Turtle Talk: Indian interests faring worse under Supreme Court
"The Constitutional Accountability Center issued a report (here is the press release, and here is the report) suggesting that the Roberts Court has dramatically altered the outcomes of corporate and business interests in the Supreme Court.

Seems like a big deal, but the stats in Indian law blow that away (of course, there are far few cases).

In the last five Terms of the Supreme Court, tribal interests have won zero cases, out of just three (at least two more on are on the way this Term). But since Justice Scalia joined the Court, tribal interests have won 14 out of 51 cases, a “win” percentage of 27%.

From the beginning of the modern era of Indian law (1959) until Justice Scalia joined the bench, tribal interests “won” 47 out of 80 cases, for a “win” rate of 59%. Seems like tribal interests are feeling a much bigger negative impact than business interests are feeling a positive impact.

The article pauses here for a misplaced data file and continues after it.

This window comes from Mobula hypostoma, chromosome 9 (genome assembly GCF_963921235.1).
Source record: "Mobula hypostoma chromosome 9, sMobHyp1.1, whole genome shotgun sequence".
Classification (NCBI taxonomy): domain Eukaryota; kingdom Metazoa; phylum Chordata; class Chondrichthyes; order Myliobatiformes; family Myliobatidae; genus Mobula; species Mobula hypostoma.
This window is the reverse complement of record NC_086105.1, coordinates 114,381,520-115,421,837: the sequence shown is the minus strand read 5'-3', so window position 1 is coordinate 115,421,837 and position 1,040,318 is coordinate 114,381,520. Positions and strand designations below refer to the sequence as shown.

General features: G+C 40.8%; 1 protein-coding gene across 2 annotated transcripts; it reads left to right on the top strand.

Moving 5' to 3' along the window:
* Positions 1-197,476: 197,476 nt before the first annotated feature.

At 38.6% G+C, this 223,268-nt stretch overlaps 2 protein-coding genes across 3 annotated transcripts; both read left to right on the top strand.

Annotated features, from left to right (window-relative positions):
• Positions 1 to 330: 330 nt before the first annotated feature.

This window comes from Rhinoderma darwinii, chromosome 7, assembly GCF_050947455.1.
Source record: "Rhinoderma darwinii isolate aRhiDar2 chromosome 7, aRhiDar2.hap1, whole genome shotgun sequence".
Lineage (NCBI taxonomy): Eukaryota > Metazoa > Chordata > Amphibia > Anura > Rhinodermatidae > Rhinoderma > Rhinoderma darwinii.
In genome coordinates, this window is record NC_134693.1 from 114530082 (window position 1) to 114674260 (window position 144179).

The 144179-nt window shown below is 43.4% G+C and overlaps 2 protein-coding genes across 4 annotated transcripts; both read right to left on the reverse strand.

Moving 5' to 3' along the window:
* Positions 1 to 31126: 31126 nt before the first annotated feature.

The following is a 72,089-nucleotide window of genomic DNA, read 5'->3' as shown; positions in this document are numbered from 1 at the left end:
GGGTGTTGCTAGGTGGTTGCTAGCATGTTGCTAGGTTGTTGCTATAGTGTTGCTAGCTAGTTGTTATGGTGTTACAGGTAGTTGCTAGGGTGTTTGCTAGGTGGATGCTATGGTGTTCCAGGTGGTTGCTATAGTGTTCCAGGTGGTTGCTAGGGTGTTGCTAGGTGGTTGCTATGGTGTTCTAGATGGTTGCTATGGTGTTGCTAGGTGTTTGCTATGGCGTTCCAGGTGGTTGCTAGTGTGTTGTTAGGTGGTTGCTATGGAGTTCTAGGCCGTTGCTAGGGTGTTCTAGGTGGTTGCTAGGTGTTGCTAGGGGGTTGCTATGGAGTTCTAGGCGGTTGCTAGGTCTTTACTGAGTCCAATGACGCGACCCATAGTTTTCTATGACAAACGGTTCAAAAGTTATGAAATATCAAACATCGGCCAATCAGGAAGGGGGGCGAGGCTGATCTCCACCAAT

We think this goes to a greater invisibility of American Indian law, Indian tribes, and Indian people, present in most aspects of law and policy. What’s changed? Are Indian tribes suddenly less competent to govern? Hardly, and in fact they are stronger than since before the Founding of the United States. Indian law profs have been decrying the rise of open and notorious judicial policymaking in Indian law for two decades, apparently to little effect or interest in the mainstream."

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The Relative Invisibility of the Supreme Court’s Record on Indian Law (Turtle Talk 10/26)